Rugby sevens has just made a thrilling debut at the Olympics in Rio – and Fiji have made history by winning their country’s first ever Olympic medal.
After breezing through the tournament, the Fijian dream team demolished Great Britain 43-7 to win gold in an embarrassingly one-sided final.
Fiji’s power, flair and athleticism set them several classes apart and, for GB, there can be no shame in losing against such an outrageously talented team.
The celebrations in Fiji are set to go on for some time, with rugby being something of a religion to the Pacific island nation.
Marrying Fijian flair with English discipline
English coach Ben Ryan has harnessed the Fijian side’s natural offloading game and brought order to their chaos with a more regimented approach to training.
He banned alcohol, controlled food portions and confiscated phones for the duration of tournaments.
And the discipline has paid off.
Since the start of his tenure in 2013, Ryan has led Fiji to back-to-back World Series wins – and can now add Olympic gold to that collection of titles.
Fiji recognised his efforts by awarding him one of the country’s highest civil honours. On Ryan’s return from Rio, President Jioji Konrote made him a Companion of the Order of Fiji at a ceremony in Suva.
The World Rugby Sevens Series – who can stop Fiji?
The 2015-16 World Rugby Sevens Series was the biggest to date.
With sevens’ popularity at an all-time high after the Olympics, the next series looks set to be even bigger.
The series’ iconic blend of exhilarating action, unforgettable moments, exotic destinations and a festival atmosphere make it one of the most exciting events in the sporting calendar.
The 2016-17 series will kick off in Dubai on 2-3 December and will take in Cape Town, Wellington, Sydney, Las Vegas, Vancouver, Singapore, Hong Kong and Paris before ending in London on 20-21 May.
After Fiji’s epic Olympic victory, we wonder whether they’ll continue their unstoppable crusade or whether anyone will be able to challenge them.
Who’s in with a shot of toppling them? We run the rule over some of the main contenders for the World Rugby Sevens Series:
Half of the men on Team GB’s silver medal-winning side were England sevens players and the talent that got them into the final bodes well for the future.
Dan Norton, a winger for the England sevens team, played exceptionally throughout the Olympics and was the only player to score for Team GB in the final.
Dan Bibby, another stand-out England player, scored a sudden-death try against Argentina to secure a place in the semi-finals.
The England sevens squad are a force to be reckoned with when they set their minds to it. But have they got what it takes to be contenders for the World Rugby Sevens Series?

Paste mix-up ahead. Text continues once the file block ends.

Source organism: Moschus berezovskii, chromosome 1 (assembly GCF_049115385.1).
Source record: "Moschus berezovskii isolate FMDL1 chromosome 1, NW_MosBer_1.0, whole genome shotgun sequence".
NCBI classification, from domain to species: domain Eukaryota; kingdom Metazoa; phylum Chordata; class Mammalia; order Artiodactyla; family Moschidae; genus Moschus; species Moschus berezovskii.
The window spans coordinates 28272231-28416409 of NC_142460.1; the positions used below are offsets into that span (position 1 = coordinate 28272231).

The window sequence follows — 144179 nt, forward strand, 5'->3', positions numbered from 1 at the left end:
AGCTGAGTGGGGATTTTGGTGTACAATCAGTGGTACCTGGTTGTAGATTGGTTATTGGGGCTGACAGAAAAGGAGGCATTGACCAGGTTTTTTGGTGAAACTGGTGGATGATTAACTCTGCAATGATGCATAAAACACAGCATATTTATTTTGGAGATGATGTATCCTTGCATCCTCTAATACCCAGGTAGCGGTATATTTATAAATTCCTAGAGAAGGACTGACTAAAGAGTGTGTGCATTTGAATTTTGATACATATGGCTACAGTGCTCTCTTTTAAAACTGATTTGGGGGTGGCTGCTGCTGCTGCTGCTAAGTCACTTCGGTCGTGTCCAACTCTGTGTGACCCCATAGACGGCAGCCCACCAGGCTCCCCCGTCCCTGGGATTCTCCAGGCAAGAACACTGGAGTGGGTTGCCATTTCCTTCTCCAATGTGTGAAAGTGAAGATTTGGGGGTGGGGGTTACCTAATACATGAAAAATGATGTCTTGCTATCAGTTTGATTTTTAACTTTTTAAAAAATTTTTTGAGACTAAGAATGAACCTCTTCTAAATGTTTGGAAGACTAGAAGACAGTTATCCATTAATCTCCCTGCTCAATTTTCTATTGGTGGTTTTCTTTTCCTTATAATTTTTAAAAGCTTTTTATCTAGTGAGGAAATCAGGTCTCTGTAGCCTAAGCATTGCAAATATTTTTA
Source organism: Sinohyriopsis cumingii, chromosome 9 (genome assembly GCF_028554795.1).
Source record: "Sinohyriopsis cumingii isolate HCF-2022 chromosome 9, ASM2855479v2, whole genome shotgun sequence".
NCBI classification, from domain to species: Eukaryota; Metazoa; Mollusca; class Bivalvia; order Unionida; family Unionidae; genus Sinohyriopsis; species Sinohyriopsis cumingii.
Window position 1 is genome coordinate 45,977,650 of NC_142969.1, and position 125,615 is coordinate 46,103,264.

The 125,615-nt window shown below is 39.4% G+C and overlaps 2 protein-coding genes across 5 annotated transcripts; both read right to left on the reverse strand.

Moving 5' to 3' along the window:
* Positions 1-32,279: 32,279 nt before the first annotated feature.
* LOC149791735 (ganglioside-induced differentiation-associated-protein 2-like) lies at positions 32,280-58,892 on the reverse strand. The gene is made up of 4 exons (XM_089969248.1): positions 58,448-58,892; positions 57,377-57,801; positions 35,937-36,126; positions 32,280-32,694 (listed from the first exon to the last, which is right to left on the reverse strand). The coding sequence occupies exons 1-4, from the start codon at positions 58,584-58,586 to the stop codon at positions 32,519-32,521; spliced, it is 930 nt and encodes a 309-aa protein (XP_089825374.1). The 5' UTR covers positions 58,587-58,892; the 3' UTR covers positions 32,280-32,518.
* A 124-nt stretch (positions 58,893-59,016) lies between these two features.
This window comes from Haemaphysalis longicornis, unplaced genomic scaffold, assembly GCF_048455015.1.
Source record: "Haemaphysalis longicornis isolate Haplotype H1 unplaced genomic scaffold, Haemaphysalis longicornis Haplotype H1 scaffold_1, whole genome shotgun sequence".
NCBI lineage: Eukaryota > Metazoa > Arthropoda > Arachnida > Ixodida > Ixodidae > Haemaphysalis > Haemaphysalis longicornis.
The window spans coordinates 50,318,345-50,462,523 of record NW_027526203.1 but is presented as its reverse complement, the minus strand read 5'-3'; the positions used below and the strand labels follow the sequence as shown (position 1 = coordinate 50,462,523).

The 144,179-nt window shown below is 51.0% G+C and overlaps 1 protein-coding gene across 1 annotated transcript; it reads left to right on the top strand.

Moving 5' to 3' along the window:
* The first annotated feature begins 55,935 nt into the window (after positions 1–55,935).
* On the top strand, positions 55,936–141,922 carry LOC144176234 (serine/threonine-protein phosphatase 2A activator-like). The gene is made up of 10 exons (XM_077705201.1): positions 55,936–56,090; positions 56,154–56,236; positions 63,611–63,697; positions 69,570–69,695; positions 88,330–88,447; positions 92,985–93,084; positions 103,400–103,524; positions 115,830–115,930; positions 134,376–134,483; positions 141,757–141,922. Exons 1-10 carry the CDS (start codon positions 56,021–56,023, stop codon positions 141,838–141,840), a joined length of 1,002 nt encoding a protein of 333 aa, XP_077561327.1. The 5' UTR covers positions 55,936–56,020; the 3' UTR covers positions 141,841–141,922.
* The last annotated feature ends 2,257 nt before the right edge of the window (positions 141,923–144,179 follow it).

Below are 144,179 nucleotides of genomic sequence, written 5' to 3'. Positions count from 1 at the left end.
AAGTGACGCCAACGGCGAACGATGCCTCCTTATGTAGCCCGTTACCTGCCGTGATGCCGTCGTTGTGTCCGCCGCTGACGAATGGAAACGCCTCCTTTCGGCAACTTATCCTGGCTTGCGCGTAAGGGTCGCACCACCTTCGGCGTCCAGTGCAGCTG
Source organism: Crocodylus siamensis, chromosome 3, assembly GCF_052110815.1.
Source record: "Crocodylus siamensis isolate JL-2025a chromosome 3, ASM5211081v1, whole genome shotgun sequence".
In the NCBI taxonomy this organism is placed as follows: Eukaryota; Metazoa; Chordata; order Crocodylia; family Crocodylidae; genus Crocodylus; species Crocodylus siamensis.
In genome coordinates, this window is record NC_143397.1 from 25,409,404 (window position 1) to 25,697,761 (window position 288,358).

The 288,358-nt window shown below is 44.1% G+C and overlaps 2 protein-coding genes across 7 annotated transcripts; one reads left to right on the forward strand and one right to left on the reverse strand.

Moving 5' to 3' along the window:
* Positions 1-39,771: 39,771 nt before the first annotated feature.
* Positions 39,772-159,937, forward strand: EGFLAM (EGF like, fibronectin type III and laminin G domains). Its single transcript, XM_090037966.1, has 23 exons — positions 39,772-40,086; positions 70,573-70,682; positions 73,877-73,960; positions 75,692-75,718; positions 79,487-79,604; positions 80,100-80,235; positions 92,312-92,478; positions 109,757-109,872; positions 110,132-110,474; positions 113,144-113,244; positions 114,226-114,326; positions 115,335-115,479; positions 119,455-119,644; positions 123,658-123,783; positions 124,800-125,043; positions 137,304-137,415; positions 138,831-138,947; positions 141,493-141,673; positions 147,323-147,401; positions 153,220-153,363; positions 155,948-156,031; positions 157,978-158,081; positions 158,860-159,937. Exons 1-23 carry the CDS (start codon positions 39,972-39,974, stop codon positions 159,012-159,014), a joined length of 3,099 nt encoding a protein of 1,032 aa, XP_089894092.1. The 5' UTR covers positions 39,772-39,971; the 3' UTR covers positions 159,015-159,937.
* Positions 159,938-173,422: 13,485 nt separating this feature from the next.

Olympic captain Tom Mitchell was the top points-scorer in the 2013-14 World Series, amassing 358 points overall.
And earlier this year, James Rodwell set a new world record by playing in his 69th consecutive World Series tournament.
In the 2015-16 series England beat Fiji in the London tournament, despite finishing eighth overall.
With more time to gel as a squad, we expect them to improve on that finish this time around.
The All Blacks Sevens are a formidable side, having won the World Series a record 12 times.
It’s safe to say the Olympics didn’t go so well though.
They finished in fifth place, with only one win out of four games. For a side used to dominating it was a massive let down.
They’ll be looking to re-stake their claim as one of the world’s foremost rugby powers in the World Series, and will be doing everything they can to topple the almighty Fijians.
With veteran sevens stars DJ Forbes and Tim Mikkelson having just signed up for the series, we reckon they’ll be among the top contenders for the World Rugby Sevens title.
South Africa finished in second place in the 2015-16 World Series, having won it in 2008-09.
Along with Fiji and Samoa, they’re one of only three teams outside New Zealand to have been crowned World Series champions.
South Africa whetted their appetite for success with a bronze medal in Rio.
Flyhalf Cecil Afrika gave a strong performance, scoring two tries and kicking five conversions in a 54-14 victory over Japan in the third place playoff.
Another player to watch is Seabelo Senatla, one of the most lethal finishers in sevens rugby. He scored 66 tries in 55 matches during the 2015-16 World Series.
As a consistently strong side, South Africa could pose a significant threat to Fiji in this year’s series.
Contenders for the World Rugby Sevens: are Fiji unstoppable?
Fiji will no doubt bring their signature brand of boisterous flair to the World Series, and with a newfound structure and discipline they’ll be a tough side to beat.
They’ll have their sights set on continuing their winning streak when the fun kicks off in Dubai in December.
But the traditional rugby superpowers of England, Australia, South Africa and New Zealand will be itching to prove they can still cut the mustard in this fast and frenetic form of the game.
Whatever happens, we’re in for a sensational series in some of the world’s most exciting and glamorous cities.